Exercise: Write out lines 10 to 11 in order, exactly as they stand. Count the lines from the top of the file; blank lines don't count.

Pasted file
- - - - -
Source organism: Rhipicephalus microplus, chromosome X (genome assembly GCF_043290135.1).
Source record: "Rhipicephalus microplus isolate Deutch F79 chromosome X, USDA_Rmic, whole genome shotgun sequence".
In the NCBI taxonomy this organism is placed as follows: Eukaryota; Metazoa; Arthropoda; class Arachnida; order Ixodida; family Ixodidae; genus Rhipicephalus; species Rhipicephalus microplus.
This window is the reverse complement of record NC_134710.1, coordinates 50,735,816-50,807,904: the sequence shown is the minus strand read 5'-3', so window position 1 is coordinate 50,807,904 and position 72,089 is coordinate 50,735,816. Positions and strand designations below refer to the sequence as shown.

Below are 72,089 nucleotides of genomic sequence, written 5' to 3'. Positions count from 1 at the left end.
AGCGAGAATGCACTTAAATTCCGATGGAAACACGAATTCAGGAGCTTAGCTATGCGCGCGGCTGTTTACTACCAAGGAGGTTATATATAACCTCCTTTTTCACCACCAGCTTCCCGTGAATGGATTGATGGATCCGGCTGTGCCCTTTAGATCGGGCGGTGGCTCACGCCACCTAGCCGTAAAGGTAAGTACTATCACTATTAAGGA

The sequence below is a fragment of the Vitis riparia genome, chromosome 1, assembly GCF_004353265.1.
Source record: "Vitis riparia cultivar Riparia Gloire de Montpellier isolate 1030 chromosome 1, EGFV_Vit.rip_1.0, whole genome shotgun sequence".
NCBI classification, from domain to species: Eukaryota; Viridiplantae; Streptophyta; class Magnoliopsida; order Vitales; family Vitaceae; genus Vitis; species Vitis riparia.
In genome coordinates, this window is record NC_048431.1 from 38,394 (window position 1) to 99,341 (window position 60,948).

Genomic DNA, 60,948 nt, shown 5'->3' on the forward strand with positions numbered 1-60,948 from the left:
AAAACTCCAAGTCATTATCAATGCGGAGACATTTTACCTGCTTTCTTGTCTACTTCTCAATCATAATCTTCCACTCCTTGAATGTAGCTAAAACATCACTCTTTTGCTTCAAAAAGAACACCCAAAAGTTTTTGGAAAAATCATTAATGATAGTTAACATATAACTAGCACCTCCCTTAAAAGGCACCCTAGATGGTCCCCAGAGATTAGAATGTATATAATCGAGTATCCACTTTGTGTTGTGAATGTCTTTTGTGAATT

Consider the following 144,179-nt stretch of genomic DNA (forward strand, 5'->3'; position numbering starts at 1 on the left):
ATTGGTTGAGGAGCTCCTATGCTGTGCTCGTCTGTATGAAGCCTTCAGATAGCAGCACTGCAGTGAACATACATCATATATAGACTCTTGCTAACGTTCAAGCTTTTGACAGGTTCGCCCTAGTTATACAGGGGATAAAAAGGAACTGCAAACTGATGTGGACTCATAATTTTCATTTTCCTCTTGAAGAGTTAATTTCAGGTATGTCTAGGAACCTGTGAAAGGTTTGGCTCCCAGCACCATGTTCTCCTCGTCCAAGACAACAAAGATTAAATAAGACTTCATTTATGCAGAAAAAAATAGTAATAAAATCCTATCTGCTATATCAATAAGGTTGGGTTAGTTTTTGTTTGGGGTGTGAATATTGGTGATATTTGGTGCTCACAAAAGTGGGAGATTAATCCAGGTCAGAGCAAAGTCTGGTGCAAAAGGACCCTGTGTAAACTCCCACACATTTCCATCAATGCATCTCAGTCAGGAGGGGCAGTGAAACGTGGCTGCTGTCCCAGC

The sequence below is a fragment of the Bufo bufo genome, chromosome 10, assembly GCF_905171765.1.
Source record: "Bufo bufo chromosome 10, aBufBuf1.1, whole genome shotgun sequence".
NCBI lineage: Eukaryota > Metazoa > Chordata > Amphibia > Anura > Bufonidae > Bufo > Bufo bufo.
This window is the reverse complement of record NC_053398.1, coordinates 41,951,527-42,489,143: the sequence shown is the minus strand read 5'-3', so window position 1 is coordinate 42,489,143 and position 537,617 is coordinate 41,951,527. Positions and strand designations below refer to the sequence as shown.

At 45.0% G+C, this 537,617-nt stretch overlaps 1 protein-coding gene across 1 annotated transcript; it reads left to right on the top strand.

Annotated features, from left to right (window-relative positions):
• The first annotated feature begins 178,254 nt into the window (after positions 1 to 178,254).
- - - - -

In genome coordinates, this window is record NC_048431.1 from 38,394 (window position 1) to 99,341 (window position 60,948).

Genomic DNA, 60,948 nt, shown 5'->3' on the forward strand with positions numbered 1-60,948 from the left: